4. bret wrote:

    Well, I wouldn’t be so dismissive of folk taxonomies. People classify things in ways that are useful to them. If their classifications aren’t useful to scientists, that’s not their problem.

    Laymen, I think, classify their -experiences-. Scientists try to find and classify the -cause- of the experience, because that’s more replicable. But it isn’t necessarily more relevant.

    For Alaska Woman, “crackers” knock Uncle Ned’s portrait off the wall, and “rollers” make the lamp fall over. Perhaps this distinction actually results from the geography between her and the epicenter, but why should she care? She’ll add a couple nails to the portrait and tack down the lamp, and now she’s handled “both” kinds.

    Similarly, surfers have developed a taxonomy of ocean waves. You can tell a surfer that all waves are the same phenomenon, and what they’re experiencing results from topography of the seabed, but that doesn’t change the fact that some waves give a great ride, some are dangerous, and so on.

    Evolution has even programmed folksonomies into our bodies. We see light between red and green as a distinct “yellow”, but light between green and blue just looks green or blue. We see dark red as a distinct “brown”, but dark green and dark blue just look dark. For a hungry caveman, being able to instantly distinguish between ripe fruit (yellow) and underripe (green), or a fresh carcass (bright blood) and an old one (dark blood), was more important than color perception that remained true to wavelength.

  5. tectonite wrote:

    I’m a structural geology who ends up talking a lot about earthquakes to undergrads in nonmajors courses, so I’ve got questions about how I could use this stuff in teaching, and comments about what I do right now.

    First, a question — that butterfly pattern. I’ve never taken a class from a real seismologist; I took geophysics from Norm Sleep, who is… well, he’s Norm, and very smart, but not a seismologist. I learned about seismology from some books, and from talking to seismologists, but there is an awful lot of fairly basic stuff that I don’t know. So… the butterfly pattern. Is this basically a cool, more intuitive way of explaining the double couple idea? Are you kind of talking about the beach ball diagrams, except that there is more to it than the first motion on a seismogram – the energy varies in other ways besides “pushing” vs “pulling”?

    And second, earthquake folksonomy in teaching. I went to grad school in California (and was made homeless by the Loma Prieta earthquake), but I’ve done all my teaching in less seismically active areas. So I’ve got earthquake stories, but my students don’t. (If I taught in California, though it might be really cool to try to come up with some kind of class project to test hypotheses based on students’ earthquake stories.) About ten years ago, I collected a whole bunch of Loma Prieta stories from people on the old ca.earthquakes Usenet newsgroup. Some of the stories have a lot of the kind of detail you describe. I use the stories to have students try to make a map of the Mercalli intensities for Loma Prieta. It doesn’t get into the fundamental mechanisms, but it does illustrate how perceptions of an earthquake can vary from place to place, and how damage can be different. (And it lets me talk a little about how building standards affect what kind of damage occurs, and about liquefaction, and about other things that influence damage — which are probably the most important things for the nonmajors to think about, particularly in the interdisciplinary class I’m teaching right now.)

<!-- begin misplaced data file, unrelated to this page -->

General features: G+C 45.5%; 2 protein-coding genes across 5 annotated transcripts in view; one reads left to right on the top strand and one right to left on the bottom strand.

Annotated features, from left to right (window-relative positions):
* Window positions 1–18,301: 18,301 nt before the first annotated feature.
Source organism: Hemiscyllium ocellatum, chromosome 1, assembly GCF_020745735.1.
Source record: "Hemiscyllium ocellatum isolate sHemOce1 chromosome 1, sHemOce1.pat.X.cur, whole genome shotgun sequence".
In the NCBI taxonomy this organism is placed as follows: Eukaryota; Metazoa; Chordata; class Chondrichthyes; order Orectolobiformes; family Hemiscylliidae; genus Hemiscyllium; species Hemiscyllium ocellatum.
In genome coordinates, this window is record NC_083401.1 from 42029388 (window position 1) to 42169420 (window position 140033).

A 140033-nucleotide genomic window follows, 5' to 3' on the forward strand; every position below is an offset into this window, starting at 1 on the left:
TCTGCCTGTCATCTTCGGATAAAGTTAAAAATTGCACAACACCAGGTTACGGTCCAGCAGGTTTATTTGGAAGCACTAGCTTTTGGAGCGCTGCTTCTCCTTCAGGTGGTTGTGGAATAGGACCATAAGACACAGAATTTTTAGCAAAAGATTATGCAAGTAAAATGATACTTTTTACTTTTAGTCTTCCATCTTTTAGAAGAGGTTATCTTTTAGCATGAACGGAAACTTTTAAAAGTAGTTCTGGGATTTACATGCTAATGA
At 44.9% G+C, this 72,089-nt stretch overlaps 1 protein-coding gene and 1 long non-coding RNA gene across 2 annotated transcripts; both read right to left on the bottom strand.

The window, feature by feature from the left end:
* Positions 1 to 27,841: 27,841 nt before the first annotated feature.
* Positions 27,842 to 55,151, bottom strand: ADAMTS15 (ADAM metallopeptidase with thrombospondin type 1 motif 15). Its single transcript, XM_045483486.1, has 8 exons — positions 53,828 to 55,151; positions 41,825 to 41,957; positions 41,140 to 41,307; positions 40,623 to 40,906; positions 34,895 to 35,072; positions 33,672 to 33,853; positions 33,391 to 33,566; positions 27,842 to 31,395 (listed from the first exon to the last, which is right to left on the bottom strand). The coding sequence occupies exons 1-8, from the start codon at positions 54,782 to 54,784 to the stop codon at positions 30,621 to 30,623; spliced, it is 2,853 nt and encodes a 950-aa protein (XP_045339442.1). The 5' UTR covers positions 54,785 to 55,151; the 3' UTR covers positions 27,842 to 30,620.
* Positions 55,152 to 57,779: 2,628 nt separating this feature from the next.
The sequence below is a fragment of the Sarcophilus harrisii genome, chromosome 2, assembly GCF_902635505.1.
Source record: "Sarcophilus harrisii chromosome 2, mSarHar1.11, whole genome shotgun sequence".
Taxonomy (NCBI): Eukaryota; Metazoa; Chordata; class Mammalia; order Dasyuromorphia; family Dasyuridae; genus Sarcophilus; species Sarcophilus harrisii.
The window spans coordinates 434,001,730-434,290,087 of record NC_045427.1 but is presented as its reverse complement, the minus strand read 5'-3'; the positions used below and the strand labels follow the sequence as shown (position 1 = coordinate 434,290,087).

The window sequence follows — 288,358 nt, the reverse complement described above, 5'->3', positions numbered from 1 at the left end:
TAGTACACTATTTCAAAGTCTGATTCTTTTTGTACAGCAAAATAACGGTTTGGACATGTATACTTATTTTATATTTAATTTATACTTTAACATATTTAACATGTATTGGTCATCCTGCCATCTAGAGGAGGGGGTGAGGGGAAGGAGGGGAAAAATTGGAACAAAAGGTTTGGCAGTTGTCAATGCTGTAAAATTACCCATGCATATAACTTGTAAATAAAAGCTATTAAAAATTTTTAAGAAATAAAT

6. yami wrote:

    Yeah, the butterfly is just a double couple radiation pattern with antennae drawn in. It describes the spatial distribution of P/SV/SH energy – P wave energy is at a maximum where SH is at a minimum, and vice versa.

    Even in California, my students hadn’t felt enough earthquakes to have well-established ideas about them – at least, not that they told me about. The class wasn’t structured in a way that I had a good chance to ask, and I suspect there is a natural level of embarassment about giving the “wrong” answer, so that if you don’t ask, repeatedly, they’ll never tell you. We also did an exercise translating descriptions into MMI, which was great, though a few students refused to believe that there could possibly be right and wrong answers…

  7. Lab Lemming wrote:

    Do you reckon wrongophobia is more or less detrimental to teaching than apathy?

  8. yami wrote:

    Hrm… my first gut guess is that wrongophobia is worse, but I think that’s because I value the wrongophobic students more than the apathetic students, and that’s not something I can justify.

  9. Lab Lemming wrote:

    Earthquake folksonomy of this week:
    At least we don’t live in Sumatra.

    I suspect that wrongophobia is a contributing factor to apathy- for people with a high probability of being wrong, they would be hard to distinguish.

  10. mark wrote:

    The other day one of the bloggers commented on how the methods of the Theory of Intelligent Design Creationism was applied to determine that the rumbling from North Korea a little while back was from a nuclear test. You ever hear stuff like that?

  11. yami wrote:

    No, but that sounds hilarious. Where was it?

  12. Lab Lemming wrote:

    Hopefully not on a USGS website…

  13. mark wrote:

    There were a few comments about ID theory and the North Korean nuke test on Ed Brayton’s post, ID is not an alternative theory.

    The comments arose from a Discovery Institute podcast, wherein they made the claim.

  14. yami wrote:

    *headdesk*

    … I guess that’s what happens when you create a “theory” without defining your terms, though. You can always encompass exactly as much territory as is convenient.